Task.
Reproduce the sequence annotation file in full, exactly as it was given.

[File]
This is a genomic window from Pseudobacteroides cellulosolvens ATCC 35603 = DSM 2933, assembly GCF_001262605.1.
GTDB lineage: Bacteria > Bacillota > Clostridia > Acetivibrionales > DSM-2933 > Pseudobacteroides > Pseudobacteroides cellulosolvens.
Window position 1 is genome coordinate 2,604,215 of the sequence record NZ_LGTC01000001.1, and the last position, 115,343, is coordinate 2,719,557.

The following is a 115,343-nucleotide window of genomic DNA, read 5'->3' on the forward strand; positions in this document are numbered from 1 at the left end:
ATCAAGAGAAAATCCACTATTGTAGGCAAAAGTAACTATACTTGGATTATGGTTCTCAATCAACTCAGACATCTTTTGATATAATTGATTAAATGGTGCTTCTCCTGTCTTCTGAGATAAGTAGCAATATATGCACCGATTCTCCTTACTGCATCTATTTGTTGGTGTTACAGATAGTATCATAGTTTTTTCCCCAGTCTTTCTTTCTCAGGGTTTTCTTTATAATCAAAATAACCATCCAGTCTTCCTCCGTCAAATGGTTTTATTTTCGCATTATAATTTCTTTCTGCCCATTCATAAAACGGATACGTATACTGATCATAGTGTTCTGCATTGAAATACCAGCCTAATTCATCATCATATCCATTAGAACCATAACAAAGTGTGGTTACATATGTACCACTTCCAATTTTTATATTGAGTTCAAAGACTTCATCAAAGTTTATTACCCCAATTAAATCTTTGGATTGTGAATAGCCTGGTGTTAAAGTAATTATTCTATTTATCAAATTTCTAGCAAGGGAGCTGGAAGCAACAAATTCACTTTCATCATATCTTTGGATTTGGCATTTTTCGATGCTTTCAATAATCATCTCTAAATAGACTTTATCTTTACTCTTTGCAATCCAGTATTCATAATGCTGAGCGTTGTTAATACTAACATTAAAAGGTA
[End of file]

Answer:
This is a genomic window from Pseudobacteroides cellulosolvens ATCC 35603 = DSM 2933, assembly GCF_001262605.1.
GTDB lineage: Bacteria > Bacillota > Clostridia > Acetivibrionales > DSM-2933 > Pseudobacteroides > Pseudobacteroides cellulosolvens.
Window position 1 is genome coordinate 2,604,215 of the sequence record NZ_LGTC01000001.1, and the last position, 115,343, is coordinate 2,719,557.

The following is a 115,343-nucleotide window of genomic DNA, read 5'->3' on the forward strand; positions in this document are numbered from 1 at the left end:
ATCAAGAGAAAATCCACTATTGTAGGCAAAAGTAACTATACTTGGATTATGGTTCTCAATCAACTCAGACATCTTTTGATATAATTGATTAAATGGTGCTTCTCCTGTCTTCTGAGATAAGTAGCAATATATGCACCGATTCTCCTTACTGCATCTATTTGTTGGTGTTACAGATAGTATCATAGTTTTTTCCCCAGTCTTTCTTTCTCAGGGTTTTCTTTATAATCAAAATAACCATCCAGTCTTCCTCCGTCAAATGGTTTTATTTTCGCATTATAATTTCTTTCTGCCCATTCATAAAACGGATACGTATACTGATCATAGTGTTCTGCATTGAAATACCAGCCTAATTCATCATCATATCCATTAGAACCATAACAAAGTGTGGTTACATATGTACCACTTCCAATTTTTATATTGAGTTCAAAGACTTCATCAAAGTTTATTACCCCAATTAAATCTTTGGATTGTGAATAGCCTGGTGTTAAAGTAATTATTCTATTTATCAAATTTCTAGCAAGGGAGCTGGAAGCAACAAATTCACTTTCATCATATCTTTGGATTTGGCATTTTTCGATGCTTTCAATAATCATCTCTAAATAGACTTTATCTTTACTCTTTGCAATCCAGTATTCATAATGCTGAGCGTTGTTAATACTAACATTAAAAGGTA